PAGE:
Written answers

Wednesday, 12 January 2011

Department of Finance

Banks Recapitalisation

2:30 pm

Photo of Ruairi QuinnRuairi Quinn (Dublin South East, Labour)
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Question 81: To ask the Minister for Finance if he will confirm if he injected capital of €6.4 billion and €2.7 billion into Anglo Irish Bank and Irish Nationwide respectively in the run up to end 2010; if he will further confirm the coupon rate on this latest tranche of promissory notes; if he will further confirm the blended interest rate on all outstanding promissory notes; if he will further confirm the total outstanding nominal amount of promissory notes in issue; if he will further confirm the expected cumulative cost of interest on these promissory notes over the course of their lifespan; and if he will make a statement on the matter. [1383/11]

Photo of Joan BurtonJoan Burton (Dublin West, Labour)
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Question 82: To ask the Minister for Finance if he will confirm if he injected capital of €6.4 billion and €2.7 billion into Anglo Irish Bank and Irish Nationwide respectively in the run up to end 2010; if he will further confirm the coupon rate on this latest tranche of promissory notes; if he will further confirm the blended interest rate on all outstanding promissory notes; if he will further confirm the total outstanding nominal amount of promissory notes in issue; if he will further confirm the expected cumulative cost of interest on these promissory notes over the course of their lifespan; and if he will make a statement on the matter. [1403/11]

Photo of Brian Lenihan JnrBrian Lenihan Jnr (Minister, Department of Finance; Dublin West, Fianna Fail)
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I propose to take Questions Nos. 81 and 82 together.

On 31 December 2010 further capital of €6.42 billion was provided to Anglo Irish Bank and €2.7 billion to Irish Nationwide Building Society. The consideration for the further capital was provided through a final increase in the Promissory Notes in each institution.

As set out in the technical note published on my Department's website on 4 November last - which accompanied the publication of the information note on the economic and budgetary outlook for the period 2011 to 2014 - the terms of the Anglo Irish Bank and Irish Nationwide Building Society (INBS) Promissory Notes have now been adjusted to provide that no interest will be chargeable in calendar years 2011 and 2012.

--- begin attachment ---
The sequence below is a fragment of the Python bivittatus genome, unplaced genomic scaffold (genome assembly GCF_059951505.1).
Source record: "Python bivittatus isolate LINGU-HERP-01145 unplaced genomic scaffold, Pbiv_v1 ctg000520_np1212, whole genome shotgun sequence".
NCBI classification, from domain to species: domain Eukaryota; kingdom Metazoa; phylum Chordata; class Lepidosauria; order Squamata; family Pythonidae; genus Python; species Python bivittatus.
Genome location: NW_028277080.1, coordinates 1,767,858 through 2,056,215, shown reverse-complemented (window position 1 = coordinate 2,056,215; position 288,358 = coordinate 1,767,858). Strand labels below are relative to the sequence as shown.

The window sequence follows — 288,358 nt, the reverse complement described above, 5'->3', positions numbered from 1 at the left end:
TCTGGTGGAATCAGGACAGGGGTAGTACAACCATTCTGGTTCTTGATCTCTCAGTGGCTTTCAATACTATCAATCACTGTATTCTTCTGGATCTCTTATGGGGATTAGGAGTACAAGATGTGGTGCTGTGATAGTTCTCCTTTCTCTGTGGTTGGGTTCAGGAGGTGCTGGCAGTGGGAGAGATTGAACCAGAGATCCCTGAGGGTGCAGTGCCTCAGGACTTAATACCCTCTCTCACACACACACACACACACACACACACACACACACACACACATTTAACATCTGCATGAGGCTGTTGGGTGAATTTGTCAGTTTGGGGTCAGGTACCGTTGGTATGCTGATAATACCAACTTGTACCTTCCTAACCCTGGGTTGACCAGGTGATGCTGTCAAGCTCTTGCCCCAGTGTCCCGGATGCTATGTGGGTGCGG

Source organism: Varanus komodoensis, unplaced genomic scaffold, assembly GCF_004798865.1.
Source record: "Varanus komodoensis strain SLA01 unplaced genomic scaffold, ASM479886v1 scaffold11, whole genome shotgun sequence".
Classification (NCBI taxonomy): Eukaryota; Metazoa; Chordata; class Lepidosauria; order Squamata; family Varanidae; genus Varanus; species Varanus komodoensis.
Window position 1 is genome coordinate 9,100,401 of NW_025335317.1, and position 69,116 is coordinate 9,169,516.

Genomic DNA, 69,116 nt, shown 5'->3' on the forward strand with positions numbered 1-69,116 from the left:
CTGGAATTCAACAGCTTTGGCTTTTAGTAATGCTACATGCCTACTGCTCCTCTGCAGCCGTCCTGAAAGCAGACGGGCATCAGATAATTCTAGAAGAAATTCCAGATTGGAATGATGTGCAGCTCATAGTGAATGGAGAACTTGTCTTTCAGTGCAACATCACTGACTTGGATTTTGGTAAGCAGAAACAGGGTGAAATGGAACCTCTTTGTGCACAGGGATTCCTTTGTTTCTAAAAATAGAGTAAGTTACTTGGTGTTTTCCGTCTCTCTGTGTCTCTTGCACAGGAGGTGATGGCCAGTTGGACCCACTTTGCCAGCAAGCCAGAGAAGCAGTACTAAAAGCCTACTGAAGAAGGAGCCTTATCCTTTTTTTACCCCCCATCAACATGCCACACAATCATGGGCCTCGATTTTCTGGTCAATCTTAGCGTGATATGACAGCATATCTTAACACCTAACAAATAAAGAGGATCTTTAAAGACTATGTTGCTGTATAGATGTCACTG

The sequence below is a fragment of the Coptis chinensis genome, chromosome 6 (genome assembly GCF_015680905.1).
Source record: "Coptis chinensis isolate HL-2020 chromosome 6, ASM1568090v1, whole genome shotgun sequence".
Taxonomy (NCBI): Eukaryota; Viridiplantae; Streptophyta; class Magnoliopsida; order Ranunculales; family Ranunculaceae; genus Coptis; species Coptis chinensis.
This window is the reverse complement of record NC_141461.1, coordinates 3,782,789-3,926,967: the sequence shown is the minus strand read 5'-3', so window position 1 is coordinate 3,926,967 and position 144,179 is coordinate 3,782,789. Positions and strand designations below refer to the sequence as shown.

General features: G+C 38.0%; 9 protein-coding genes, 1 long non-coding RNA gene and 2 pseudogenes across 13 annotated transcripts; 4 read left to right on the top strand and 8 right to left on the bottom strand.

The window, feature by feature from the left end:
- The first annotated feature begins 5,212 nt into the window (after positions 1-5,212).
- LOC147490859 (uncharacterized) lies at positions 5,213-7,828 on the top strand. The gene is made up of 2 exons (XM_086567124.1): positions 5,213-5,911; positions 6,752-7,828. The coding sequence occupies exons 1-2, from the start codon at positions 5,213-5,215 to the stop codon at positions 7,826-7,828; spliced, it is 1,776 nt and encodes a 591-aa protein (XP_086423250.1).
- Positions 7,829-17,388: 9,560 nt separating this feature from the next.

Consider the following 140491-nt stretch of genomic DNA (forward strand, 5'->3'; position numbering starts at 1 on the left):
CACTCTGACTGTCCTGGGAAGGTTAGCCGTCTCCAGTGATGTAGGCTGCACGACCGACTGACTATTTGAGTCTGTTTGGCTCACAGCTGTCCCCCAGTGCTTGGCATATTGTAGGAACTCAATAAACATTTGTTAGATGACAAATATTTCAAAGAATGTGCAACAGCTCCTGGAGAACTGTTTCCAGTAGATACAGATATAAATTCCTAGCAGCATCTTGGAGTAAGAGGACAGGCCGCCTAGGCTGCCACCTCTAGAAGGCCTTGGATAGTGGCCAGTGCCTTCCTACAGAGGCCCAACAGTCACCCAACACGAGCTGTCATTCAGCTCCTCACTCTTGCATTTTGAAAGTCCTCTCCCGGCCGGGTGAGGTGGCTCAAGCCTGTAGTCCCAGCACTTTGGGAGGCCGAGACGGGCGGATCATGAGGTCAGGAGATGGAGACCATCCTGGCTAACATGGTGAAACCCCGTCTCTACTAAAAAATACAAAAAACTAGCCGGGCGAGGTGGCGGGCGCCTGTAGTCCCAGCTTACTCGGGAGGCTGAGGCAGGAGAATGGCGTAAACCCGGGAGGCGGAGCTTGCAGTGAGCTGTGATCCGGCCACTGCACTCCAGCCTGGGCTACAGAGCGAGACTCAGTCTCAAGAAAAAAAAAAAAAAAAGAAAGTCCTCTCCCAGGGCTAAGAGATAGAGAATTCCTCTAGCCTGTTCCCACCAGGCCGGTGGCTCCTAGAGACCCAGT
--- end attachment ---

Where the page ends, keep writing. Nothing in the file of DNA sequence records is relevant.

The coupon on the Anglo Irish Bank and INBS Promissory Notes is now 0% for the two years to 31 December 2012. A higher rate of interest will be payable from the beginning of 2013 onwards, so that the cumulative amount of interest paid over the life of these Promissory Notes will remain at an average rate sufficient to allow the Promissory Notes to be recorded in the institutions' balance sheets at face value, notwithstanding the zero rate of interest charged in 2011 and 2012. The interest rate which will apply on the final tranche of the Anglo Irish Bank and INBS Promissory Notes from 1 January 2013 is 11.76% and is based on the long term Government bond yield appropriate to when the amounts will be paid. If interest was spread evenly over the life of the final tranche of the Promissory Notes, rather than having a two year 0% coupon period, the coupon would have been 8.6%.

The blended coupon on all of the tranches of both the Anglo Irish Bank and INBS promissory notes together is 0% in both 2011 and 2012 increasing to 8.2% thereafter.

The Promissory Note structure was designed to achieve the most efficient financing outcome for the Exchequer and to spread the repayments over an extended period of years. The final total of Promissory Notes in issue is €30.85 billion (inclusive of EBS). Under the terms of the Notes, 10% of the amount outstanding at end 2010 will be paid each year i.e. €3.085 billion per year. The amount of interest accruing on the Anglo Irish Bank and INBS Promissory Notes will be nil in 2011 and 2012, increasing to €1.8 billion in 2013. The interest charge declines annually thereafter as the balance is repaid. As a result of the extended duration i.e. towards 20 years, the total interest is considerable and is estimated at €17 billion over the life of the Promissory Notes. Discounting these interest cash flows using a government bond yield curve from 22 December 2010 for all tranches the discounted value of the interest is €9.5 billion.

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